November 28, 2012 § Leave a comment
The words began as air. As all words. The air was cold and crisp and slightly heavy with an imminent rain and a foreboding though the foreboding was separate from the imminent rain. Who knows how to measure foreboding. It is like the proverbial obscenity. You know it when you see it. Or feel it. Such was this air, foreboding. From this air came the words. The same air had been a billion billion words before. Sometimes the same words, sometimes the opposite words, sometimes in languages long and forgotten. This is what we mean by time, atoms of air carrying one word and then another.
The air fell into her lungs as the pressure fell. Something here about Bernoulli. Before air can become speech it must first restore the blood. She exhaled into her larynx, closing her vocal cords, and began that ancient noise, the sound of a buzzing throat, the call of our species, the music that has altered the course of history each time it has been summoned, flapping vocal folds in the airstream of our tracheas like flags in the wind, beating, proclaiming, staking ground. The Promethean vowel. Aaaaah. And then she molded it, carefully, her tongue, her lips, her teeth, her cheeks, hard and soft palates, muscles of the face and the neck. Like clay in the hands was this 300hz buzz in her face as she shaped it into sets of meaningful signals. A million little movements. A holy ritual. This is what we mean by time, to participate in this as humans have done and always will do. We pray to gods when we ought to pray to the act of prayer, for it is our true god.
What she said was: No I will not go.
March 28, 2012 § Leave a comment
I have not owned nor watched a television since I was sixteen years old. Sure, I’ve watched a few shows on Netflix that have been recommended to me, but I haven’t had the opportunity to flip, to surf, which is really the sine qua non of “watching television,” for more than a decade.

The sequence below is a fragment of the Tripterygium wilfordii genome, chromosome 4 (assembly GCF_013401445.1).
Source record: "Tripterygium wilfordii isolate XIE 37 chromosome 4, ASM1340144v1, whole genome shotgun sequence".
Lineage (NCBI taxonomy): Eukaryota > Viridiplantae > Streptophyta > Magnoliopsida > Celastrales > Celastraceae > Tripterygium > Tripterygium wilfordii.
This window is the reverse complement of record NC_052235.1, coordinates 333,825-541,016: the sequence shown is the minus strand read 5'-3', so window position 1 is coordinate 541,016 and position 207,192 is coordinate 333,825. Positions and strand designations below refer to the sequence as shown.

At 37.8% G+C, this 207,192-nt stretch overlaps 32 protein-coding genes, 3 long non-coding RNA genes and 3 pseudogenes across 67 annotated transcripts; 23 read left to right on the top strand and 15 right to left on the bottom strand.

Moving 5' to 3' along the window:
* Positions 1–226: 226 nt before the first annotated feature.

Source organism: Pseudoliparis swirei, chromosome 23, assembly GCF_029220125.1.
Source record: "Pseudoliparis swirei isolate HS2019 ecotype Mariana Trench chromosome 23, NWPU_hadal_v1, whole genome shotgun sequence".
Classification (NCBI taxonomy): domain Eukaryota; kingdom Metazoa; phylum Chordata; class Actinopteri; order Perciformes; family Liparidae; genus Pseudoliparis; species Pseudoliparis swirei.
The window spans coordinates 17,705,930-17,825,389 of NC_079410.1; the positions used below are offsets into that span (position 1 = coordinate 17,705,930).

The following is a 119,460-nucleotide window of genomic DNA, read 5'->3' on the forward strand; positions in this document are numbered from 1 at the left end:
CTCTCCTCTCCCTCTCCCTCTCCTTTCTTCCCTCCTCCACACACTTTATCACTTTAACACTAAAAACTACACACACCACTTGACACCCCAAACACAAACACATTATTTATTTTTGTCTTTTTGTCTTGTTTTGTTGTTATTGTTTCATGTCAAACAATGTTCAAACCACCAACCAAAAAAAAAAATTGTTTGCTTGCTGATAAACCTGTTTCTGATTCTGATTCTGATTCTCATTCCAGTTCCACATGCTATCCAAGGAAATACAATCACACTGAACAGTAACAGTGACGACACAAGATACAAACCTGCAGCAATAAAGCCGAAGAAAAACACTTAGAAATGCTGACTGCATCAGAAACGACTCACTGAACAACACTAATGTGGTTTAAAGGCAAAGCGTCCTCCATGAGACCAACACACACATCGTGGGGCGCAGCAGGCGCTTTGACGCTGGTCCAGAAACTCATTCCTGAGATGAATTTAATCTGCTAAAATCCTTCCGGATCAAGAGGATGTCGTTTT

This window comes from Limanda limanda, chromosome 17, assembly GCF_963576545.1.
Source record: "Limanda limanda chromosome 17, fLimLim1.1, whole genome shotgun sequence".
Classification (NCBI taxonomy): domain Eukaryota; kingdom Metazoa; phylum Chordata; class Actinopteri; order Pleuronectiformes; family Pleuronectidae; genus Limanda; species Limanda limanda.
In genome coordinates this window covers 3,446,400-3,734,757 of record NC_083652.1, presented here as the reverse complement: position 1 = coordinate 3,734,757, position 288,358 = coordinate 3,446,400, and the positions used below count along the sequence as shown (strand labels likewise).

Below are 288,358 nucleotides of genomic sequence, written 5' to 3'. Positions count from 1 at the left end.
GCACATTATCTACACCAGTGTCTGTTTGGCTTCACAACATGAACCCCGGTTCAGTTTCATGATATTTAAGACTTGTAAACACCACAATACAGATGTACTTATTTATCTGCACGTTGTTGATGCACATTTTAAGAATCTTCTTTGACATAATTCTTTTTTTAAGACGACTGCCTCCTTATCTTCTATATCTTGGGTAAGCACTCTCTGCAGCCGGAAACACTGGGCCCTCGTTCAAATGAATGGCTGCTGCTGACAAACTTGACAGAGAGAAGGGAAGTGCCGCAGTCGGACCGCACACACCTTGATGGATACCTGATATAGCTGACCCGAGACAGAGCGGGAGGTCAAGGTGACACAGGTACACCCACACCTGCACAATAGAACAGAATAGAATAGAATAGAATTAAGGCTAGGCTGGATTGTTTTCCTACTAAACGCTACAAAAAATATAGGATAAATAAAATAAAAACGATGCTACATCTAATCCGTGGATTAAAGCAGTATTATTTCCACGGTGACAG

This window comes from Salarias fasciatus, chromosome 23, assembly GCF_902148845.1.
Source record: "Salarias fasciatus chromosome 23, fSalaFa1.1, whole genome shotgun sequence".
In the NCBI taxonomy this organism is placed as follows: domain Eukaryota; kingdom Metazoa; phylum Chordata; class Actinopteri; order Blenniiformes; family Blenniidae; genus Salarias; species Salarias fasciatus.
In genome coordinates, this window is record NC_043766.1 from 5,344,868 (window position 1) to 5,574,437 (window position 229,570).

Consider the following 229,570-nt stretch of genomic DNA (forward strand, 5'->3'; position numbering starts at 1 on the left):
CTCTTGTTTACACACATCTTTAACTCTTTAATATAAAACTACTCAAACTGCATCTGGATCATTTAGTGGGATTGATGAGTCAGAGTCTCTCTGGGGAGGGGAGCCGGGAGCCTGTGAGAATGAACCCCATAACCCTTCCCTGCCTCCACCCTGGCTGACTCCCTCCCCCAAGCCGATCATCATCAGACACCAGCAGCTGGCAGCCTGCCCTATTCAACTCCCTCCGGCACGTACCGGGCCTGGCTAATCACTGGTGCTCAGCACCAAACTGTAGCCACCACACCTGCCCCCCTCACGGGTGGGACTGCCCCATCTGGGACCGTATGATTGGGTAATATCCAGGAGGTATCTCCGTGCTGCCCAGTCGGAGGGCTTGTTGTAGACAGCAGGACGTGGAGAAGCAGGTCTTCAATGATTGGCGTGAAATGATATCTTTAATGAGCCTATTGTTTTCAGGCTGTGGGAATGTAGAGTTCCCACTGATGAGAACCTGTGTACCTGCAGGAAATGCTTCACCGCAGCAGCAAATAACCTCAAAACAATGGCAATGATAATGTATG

Until three weeks ago.
I’m living in a dorm room in a very rural part of Oregon for a while, and the university outfitted the room I’m in with a flat screen television. Now, it isn’t that I’m really opposed to television on ideological grounds. God knows I’ve wasted my time and mind away on lesser things. And a lot of TV shows I’ve seen have been really quite awesome. I just haven’t really felt compelled to own one because I’ve convinced myself I have so many other better, more important things to do, like staring aimlessly out of windows feeling sorry for myself. But now I’ve stumbled into one. And feeling pretty bored, lonely, and in the middle of the high desert in the middle of winter without a friend to my name, I have admittedly embraced this curious machine.
It having been some time since I had access to regular channel surfing, I have noticed the following things about television programming:
1. For some reason, there is movie with Vin Diesel in it, on some channel, at all hours of the day. I didn’t think he was in that many movies, honestly. Maybe this is something about licensing. It’s very strange. Bill Murray is almost always on television at all times, but Mr. Diesel actually is. This is too bad, really.
2. There is, on some channel, always an episode of this show 30 Rock, which is actually a pretty funny show. That it is always on on some channel is an odd sort of comfort, which is a little discomforting.